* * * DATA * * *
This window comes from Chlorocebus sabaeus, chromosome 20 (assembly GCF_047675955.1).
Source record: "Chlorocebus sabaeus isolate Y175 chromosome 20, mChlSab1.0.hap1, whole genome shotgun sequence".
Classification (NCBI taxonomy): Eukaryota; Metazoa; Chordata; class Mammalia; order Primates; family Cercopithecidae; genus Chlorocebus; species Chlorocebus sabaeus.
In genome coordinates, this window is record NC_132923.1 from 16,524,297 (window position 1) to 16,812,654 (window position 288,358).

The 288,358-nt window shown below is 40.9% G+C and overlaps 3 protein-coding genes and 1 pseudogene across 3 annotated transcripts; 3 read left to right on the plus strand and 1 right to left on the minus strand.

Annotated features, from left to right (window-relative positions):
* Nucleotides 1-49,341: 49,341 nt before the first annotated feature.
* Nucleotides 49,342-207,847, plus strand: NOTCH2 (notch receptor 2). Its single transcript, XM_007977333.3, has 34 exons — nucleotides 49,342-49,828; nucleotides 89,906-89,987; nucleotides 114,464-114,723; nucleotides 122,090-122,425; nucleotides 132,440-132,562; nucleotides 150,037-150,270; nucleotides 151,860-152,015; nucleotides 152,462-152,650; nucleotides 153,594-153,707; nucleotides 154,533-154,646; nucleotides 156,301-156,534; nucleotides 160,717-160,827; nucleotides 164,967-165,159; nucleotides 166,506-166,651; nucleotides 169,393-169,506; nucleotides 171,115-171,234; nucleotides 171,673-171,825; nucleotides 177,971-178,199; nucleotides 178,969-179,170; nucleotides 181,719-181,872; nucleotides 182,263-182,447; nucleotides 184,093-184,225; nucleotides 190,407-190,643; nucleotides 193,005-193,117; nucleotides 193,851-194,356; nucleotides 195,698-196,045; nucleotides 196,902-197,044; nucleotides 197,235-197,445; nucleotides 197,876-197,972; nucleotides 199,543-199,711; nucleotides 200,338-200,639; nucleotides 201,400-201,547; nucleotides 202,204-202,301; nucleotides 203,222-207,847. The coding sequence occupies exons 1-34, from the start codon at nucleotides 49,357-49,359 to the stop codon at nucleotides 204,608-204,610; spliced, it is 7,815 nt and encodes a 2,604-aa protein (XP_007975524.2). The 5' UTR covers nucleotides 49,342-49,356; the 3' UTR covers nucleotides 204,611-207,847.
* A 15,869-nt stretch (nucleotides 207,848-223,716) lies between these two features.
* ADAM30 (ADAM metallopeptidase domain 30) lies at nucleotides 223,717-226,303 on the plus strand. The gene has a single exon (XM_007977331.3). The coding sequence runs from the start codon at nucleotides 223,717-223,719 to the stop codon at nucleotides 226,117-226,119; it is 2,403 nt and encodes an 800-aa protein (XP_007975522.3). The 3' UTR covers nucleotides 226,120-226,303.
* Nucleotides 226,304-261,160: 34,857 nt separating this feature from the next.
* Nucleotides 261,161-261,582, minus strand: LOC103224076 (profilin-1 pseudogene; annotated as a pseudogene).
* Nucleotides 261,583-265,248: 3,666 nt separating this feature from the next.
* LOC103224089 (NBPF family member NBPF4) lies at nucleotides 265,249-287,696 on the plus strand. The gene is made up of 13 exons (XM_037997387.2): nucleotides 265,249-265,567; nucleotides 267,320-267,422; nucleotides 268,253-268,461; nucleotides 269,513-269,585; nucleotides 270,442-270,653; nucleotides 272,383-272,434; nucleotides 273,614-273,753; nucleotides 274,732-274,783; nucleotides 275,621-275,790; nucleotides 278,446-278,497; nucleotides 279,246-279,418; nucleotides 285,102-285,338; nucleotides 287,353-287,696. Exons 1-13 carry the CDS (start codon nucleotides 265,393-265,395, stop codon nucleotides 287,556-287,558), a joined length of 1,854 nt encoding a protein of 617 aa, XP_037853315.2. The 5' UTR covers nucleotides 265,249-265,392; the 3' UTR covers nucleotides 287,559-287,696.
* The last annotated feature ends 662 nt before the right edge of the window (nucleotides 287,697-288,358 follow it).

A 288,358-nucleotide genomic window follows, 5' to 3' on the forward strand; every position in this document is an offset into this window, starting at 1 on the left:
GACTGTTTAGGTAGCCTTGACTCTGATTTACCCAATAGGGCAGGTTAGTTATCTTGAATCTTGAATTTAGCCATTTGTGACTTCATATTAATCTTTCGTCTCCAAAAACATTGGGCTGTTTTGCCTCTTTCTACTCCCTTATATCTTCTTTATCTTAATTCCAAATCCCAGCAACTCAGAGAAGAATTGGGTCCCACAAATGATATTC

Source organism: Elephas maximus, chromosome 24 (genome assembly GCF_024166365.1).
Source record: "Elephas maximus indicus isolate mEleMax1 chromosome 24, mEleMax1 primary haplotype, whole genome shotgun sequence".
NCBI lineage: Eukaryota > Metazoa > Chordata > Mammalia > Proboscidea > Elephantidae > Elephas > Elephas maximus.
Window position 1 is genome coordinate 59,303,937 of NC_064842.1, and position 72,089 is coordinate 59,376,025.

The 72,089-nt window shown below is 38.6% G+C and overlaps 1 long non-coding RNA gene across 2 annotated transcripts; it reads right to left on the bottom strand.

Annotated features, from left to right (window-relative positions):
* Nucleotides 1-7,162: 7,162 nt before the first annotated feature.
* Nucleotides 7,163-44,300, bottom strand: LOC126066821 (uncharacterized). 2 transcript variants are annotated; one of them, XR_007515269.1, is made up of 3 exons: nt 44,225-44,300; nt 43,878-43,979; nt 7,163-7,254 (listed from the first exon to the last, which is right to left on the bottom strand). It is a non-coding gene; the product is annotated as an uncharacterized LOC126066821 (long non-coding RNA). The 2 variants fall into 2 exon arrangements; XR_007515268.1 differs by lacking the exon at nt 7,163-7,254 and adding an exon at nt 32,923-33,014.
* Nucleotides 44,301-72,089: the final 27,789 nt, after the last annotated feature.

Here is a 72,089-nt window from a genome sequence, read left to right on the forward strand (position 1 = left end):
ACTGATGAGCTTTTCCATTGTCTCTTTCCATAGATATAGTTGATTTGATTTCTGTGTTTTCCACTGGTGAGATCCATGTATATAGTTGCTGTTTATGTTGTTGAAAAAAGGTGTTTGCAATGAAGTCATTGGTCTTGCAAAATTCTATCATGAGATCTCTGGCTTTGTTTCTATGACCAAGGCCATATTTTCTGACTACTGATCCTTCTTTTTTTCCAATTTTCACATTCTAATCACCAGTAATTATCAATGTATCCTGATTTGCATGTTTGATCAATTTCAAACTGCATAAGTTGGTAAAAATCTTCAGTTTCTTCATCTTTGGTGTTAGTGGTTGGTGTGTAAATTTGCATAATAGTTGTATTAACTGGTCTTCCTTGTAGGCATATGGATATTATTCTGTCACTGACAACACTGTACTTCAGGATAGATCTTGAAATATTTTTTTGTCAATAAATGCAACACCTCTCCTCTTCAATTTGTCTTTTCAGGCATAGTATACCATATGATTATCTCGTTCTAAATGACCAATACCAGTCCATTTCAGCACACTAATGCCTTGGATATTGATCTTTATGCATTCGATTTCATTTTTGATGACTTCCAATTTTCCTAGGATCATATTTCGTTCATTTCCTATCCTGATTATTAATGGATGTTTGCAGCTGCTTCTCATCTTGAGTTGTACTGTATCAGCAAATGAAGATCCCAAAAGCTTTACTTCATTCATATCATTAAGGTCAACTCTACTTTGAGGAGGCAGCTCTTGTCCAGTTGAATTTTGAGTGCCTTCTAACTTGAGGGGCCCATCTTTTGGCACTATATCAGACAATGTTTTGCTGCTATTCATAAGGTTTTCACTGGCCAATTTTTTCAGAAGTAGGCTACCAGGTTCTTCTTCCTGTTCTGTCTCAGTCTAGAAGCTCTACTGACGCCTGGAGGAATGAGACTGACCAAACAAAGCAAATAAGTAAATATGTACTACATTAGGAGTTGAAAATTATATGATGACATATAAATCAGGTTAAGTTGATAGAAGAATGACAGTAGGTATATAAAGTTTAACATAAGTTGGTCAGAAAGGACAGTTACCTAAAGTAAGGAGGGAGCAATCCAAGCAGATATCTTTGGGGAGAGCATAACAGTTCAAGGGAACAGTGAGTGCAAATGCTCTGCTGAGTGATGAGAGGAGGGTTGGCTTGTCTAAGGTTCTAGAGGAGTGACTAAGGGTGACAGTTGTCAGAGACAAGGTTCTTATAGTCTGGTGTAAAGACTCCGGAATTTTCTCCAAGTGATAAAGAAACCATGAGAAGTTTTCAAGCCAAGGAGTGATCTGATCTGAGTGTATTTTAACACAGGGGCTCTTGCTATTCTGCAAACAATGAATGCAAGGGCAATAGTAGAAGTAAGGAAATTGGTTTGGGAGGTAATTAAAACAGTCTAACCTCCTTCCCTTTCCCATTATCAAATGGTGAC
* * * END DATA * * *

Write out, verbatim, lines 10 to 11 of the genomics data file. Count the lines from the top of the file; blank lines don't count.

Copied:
* ADAM30 (ADAM metallopeptidase domain 30) lies at nucleotides 223,717-226,303 on the plus strand. The gene has a single exon (XM_007977331.3). The coding sequence runs from the start codon at nucleotides 223,717-223,719 to the stop codon at nucleotides 226,117-226,119; it is 2,403 nt and encodes an 800-aa protein (XP_007975522.3). The 3' UTR covers nucleotides 226,120-226,303.
* Nucleotides 226,304-261,160: 34,857 nt separating this feature from the next.